At the recent Sustainable Silicon Valley meeting on February 16, 2007, we had a great presentation from Alan Pong, Sales Manager of FSI (about benchmarking by square footage. The West Coast tends to require an average 14.0 kw/sq foot per year, compared with 18.0 in the North East, 20, in the Midwest, and 22 in the South East. (Other areas with greater climate extremes require more heating and cooling than California.) With a well designed and implemented program, Californians could set goals of anywhere between 11 – 16 kw/sq.ft. per year.
Alan’s advice to the group was to look at the kilowatt hours you buy, not what you spend because you’ll find the root of inefficiencies easier from that perspective. He cited as an example where the FSI did a re-commissioning, that clean rooms and data centers often deploy heating and cooling nearly simultaneously in order to maintain a very narrow bandwidth of temperature change.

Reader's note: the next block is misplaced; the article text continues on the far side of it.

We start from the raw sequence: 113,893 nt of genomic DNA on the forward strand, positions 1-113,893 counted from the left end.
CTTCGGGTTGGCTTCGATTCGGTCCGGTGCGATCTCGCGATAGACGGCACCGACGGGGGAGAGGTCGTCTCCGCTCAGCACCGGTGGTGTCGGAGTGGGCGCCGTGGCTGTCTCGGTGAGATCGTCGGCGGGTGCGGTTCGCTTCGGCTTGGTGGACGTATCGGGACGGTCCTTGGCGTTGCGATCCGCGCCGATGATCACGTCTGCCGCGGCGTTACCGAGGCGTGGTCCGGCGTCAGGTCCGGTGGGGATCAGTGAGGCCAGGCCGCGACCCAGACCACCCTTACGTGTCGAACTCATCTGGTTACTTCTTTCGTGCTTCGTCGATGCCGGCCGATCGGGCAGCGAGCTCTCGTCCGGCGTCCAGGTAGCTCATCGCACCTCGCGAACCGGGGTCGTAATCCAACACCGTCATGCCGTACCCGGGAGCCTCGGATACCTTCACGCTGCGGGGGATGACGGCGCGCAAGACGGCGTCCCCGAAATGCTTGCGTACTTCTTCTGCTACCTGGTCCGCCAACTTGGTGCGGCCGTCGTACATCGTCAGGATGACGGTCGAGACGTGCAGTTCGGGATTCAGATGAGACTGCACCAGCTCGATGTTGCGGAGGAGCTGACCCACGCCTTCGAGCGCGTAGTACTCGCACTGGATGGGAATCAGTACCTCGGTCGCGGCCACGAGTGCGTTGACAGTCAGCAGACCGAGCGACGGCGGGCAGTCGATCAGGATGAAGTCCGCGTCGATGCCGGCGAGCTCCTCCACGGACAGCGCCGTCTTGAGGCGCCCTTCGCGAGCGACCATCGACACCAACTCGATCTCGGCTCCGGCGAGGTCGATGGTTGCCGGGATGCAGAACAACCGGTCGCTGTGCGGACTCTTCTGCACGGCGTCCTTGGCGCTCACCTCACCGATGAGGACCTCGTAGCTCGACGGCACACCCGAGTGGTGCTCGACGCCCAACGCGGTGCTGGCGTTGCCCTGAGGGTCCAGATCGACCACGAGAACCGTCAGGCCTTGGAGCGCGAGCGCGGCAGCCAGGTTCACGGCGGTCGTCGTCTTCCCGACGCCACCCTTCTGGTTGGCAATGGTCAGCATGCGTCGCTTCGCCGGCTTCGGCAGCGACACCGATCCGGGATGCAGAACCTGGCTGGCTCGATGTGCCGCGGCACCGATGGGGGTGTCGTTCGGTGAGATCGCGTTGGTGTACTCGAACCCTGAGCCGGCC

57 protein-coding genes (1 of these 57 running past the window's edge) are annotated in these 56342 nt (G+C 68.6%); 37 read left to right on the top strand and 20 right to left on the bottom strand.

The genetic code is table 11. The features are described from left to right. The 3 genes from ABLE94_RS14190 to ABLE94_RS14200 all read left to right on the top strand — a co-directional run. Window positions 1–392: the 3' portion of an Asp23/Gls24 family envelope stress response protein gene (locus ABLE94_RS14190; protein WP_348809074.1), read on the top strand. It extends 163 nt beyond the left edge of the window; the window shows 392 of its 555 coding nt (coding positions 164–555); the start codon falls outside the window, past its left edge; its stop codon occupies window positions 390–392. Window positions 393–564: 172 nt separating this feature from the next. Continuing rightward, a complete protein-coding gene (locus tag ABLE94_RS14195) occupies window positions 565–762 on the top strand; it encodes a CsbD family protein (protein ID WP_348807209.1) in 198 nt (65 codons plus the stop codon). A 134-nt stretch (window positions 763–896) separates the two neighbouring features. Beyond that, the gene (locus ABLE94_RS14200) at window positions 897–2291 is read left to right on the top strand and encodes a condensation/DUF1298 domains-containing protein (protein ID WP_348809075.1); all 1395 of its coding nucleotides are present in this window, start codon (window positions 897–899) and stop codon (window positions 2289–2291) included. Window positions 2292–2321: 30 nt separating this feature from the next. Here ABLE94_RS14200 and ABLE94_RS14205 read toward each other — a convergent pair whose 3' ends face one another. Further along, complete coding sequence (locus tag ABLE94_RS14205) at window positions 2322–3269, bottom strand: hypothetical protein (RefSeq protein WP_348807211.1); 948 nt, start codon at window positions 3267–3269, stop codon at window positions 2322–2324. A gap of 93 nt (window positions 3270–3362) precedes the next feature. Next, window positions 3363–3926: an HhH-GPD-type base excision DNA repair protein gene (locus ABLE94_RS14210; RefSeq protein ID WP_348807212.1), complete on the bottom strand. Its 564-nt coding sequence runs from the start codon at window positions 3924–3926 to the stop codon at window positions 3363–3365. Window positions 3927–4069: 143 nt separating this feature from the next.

Taking that comment a little further, Larry Goad, Critical Environments Managers of James Lang Lasalle, the property management company with over 12 million square feet under management in the USA alone, talked about his experience working with Sun Microsystems throughout their buildings nationwide. When they started to experiment with the temperature controls required to keep servers up, they noted that an ambient temperature anywhere between 68 and 72 degrees was acceptable with no down time. Last summer, they allowed the temperature to rise to 76 degrees and still nothing failed with a humidity set at 45 - 50%. This should encourage more data center managers to explore the limits of temperature change – as time based usage becomes the norm across the USA. Have a green day!